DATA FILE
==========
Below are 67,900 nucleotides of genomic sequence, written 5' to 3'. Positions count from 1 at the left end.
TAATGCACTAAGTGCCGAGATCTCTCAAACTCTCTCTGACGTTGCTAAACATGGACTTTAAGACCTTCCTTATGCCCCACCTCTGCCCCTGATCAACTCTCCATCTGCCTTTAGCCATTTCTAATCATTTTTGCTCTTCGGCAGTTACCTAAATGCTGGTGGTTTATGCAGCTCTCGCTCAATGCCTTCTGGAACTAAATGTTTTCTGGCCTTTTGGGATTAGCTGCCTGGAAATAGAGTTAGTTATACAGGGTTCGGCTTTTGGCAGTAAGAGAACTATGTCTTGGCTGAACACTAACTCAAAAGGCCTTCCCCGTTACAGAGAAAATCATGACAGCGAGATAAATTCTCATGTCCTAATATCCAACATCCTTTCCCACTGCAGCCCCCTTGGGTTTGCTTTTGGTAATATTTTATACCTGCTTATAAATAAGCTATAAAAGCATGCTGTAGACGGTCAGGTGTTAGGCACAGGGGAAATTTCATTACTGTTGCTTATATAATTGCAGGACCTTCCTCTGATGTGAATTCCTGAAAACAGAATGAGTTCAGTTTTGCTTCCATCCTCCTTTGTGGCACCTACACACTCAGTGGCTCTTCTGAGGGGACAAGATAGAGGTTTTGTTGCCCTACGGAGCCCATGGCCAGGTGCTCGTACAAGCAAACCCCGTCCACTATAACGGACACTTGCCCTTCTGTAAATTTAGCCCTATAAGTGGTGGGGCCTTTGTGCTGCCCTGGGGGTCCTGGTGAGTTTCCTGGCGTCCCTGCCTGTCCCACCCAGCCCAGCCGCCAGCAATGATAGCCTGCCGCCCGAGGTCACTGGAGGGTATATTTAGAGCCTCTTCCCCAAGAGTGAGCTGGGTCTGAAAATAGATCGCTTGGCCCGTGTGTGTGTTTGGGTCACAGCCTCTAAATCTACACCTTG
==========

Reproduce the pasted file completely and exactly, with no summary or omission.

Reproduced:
Below are 67,900 nucleotides of genomic sequence, written 5' to 3'. Positions count from 1 at the left end.
TAATGCACTAAGTGCCGAGATCTCTCAAACTCTCTCTGACGTTGCTAAACATGGACTTTAAGACCTTCCTTATGCCCCACCTCTGCCCCTGATCAACTCTCCATCTGCCTTTAGCCATTTCTAATCATTTTTGCTCTTCGGCAGTTACCTAAATGCTGGTGGTTTATGCAGCTCTCGCTCAATGCCTTCTGGAACTAAATGTTTTCTGGCCTTTTGGGATTAGCTGCCTGGAAATAGAGTTAGTTATACAGGGTTCGGCTTTTGGCAGTAAGAGAACTATGTCTTGGCTGAACACTAACTCAAAAGGCCTTCCCCGTTACAGAGAAAATCATGACAGCGAGATAAATTCTCATGTCCTAATATCCAACATCCTTTCCCACTGCAGCCCCCTTGGGTTTGCTTTTGGTAATATTTTATACCTGCTTATAAATAAGCTATAAAAGCATGCTGTAGACGGTCAGGTGTTAGGCACAGGGGAAATTTCATTACTGTTGCTTATATAATTGCAGGACCTTCCTCTGATGTGAATTCCTGAAAACAGAATGAGTTCAGTTTTGCTTCCATCCTCCTTTGTGGCACCTACACACTCAGTGGCTCTTCTGAGGGGACAAGATAGAGGTTTTGTTGCCCTACGGAGCCCATGGCCAGGTGCTCGTACAAGCAAACCCCGTCCACTATAACGGACACTTGCCCTTCTGTAAATTTAGCCCTATAAGTGGTGGGGCCTTTGTGCTGCCCTGGGGGTCCTGGTGAGTTTCCTGGCGTCCCTGCCTGTCCCACCCAGCCCAGCCGCCAGCAATGATAGCCTGCCGCCCGAGGTCACTGGAGGGTATATTTAGAGCCTCTTCCCCAAGAGTGAGCTGGGTCTGAAAATAGATCGCTTGGCCCGTGTGTGTGTTTGGGTCACAGCCTCTAAATCTACACCTTG